The World This Week

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The Independent Online
ROMANIA holds elections on Sunday for parliament and president, after months of political wrangling and mounting public disenchantment. President Ion Iliescu's popularity has plunged in comparison with Emil Constantinescu, rector of Bucharest University, who is the candidate of the 14-party opposition alliance, the Democratic Convention bloc. Mr Iliescu is now fighting for his political survival.

The ruling National Salvation Front (NSF) has split because of a rift between its founders, Mr Iliescu and the former prime minister Petre Roman. The NSF is loyal to Mr Roman, who accuses the President of 'neo-Communism'. The accusation carries all the more weight since the former Communists, the Socialist Labour Party, said last week they would support Mr Iliescu, who held several senior positions under Ceausescu.

The Democratic Front for National Salvation, the breakaway party created in April from the NSF, backs Mr Iliescu. To challenge Mr Iliescu for the presidency the NSF has fielded its own candidate, Caius Dragomir, who has been head of the government's information department since June last year.

Mr Iliescu faces another challenge from the fiercely nationalist leader, Gheorghe Funar. As mayor of the Transylvanian city of Cluj, Mr Funar has infuriated local ethnic Hungarians by banning Hungarian-language street names and publications. He has stoked fears that the large Hungarian minority is plotting to break Transylvania away from Romania and that Hungary has troops poised to invade. Last week residents of Timisoara booed Mr Funar and threw melon peel at him when he visited the city.

Romania and Germany find common cause tomorrow when they sign an agreement for the deportation of tens of thousands of gypsies back to Romania. The gypsies have been subjected to harassment by German neo-Nazis. Such sensitive matters of asylum and immigration will be discussed at a conference tomorrow at Gutterslo in Germany, by EC and Bonn government officials.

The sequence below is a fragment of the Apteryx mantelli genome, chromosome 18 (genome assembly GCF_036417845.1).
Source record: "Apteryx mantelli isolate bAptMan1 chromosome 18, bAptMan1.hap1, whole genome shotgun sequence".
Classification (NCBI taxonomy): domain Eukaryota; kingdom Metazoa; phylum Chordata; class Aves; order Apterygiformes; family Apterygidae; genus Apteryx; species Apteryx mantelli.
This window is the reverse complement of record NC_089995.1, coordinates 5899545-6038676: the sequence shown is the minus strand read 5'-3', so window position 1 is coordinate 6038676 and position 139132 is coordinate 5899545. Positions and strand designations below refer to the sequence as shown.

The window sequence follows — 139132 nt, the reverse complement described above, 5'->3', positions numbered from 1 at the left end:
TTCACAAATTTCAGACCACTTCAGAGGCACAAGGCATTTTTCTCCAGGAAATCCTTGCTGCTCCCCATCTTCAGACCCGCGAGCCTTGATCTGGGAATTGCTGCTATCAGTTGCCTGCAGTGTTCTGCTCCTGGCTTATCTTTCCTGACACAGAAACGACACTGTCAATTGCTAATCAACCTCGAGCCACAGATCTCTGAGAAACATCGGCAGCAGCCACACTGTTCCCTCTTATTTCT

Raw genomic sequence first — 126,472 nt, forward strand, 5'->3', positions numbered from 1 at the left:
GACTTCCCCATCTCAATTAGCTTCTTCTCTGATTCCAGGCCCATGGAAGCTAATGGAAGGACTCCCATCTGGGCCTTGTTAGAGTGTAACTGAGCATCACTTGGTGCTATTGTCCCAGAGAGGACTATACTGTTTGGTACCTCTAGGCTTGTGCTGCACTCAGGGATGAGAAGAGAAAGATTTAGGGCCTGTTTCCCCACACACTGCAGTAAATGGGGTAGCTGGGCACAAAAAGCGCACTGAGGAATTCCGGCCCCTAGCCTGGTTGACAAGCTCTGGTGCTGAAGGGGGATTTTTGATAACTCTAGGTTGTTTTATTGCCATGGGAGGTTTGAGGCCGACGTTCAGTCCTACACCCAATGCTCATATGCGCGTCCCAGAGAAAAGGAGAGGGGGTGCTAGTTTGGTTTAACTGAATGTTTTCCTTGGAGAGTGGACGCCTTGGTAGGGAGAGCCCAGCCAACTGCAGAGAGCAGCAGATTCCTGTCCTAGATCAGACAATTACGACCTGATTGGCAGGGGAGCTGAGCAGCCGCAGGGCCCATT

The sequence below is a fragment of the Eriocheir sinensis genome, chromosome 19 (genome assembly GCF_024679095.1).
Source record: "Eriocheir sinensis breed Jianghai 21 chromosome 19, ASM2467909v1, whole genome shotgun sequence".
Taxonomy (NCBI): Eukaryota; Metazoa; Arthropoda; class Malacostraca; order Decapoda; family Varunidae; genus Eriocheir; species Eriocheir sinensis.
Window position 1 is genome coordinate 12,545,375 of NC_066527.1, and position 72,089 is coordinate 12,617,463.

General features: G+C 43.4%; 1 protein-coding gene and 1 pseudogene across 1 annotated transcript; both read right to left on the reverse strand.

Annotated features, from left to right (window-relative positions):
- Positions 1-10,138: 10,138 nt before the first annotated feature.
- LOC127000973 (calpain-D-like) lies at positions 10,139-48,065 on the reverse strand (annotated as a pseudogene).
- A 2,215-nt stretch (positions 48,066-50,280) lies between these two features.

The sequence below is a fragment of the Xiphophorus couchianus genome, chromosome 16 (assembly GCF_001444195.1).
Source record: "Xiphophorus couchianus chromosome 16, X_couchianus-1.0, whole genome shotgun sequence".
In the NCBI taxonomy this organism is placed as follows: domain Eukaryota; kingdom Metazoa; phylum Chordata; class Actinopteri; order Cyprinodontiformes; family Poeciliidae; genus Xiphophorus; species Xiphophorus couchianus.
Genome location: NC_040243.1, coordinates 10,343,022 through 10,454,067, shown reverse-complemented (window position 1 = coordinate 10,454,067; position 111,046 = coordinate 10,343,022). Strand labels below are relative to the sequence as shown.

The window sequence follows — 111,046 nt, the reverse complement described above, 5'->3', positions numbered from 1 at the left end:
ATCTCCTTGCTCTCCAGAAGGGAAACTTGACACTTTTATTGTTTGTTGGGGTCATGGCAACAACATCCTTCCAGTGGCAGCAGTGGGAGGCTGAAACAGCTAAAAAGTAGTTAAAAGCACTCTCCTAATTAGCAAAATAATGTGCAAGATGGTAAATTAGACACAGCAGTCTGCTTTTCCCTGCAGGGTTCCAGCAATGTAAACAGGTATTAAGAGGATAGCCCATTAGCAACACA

Another president under pressure, Fernando Collor de Mello of Brazil, presents his defence to a commission of 49 MPs tomorrow against a call for his impeachment for corruption. A multi-party congressional committee is to report on Thursday on whether there are grounds for impeachment and to vote on Saturday on whether to accept the report and on whether the Chamber of Deputies should vote on impeachment. Since most committee members have already backed Mr Collor's removal from office, his prospects look bleak. The Brazilian congress is due to debate the impeachment of the president on Sunday.

Chakufwa Chihana, Malawi's chief political dissident, goes on trial today in Blantyre charged with sedition. The government of President Hastings Banda has come under intense international pressure to improve its poor human rights record, and Mr Chihana has become a symbol of a mounting campaign.

King Fahd of Saudi Arabia, also under pressure to democratise, is expected to announce on Wednesday, Saudi national day, the members of a proposed advisory consultative council to advise and question the government. Despite this apparent concession to the trappings of democracy, the House of Saud intends to remain firmly in control.

Talks open in Algiers today between the Algerian presidency and the political parties. The talks are aimed at overcoming the gulf between the leadership and political parties, which has existed since the general election was cancelled in January.

In a referendum in Switzerland on Sunday, green campaigners strike an unaccustomed alliance with the automobile lobby against the construction of two railway tunnels through the Alps. The dollars 16bn ( pounds 9bn) project, the largest of its kind the country has seen, aims to divert the ever-greater volume of north-south freight traffic from road to rail.

Obstacles have been put in the way of a 106-mile canal linking the Rhine, Main and Danube rivers, which is due to open to traffic on Friday. It will enable freighters to travel direct from Rotterdam to the Black Sea for the first time. But full use of the canal may be delayed by fighting in the former Yugoslavia.

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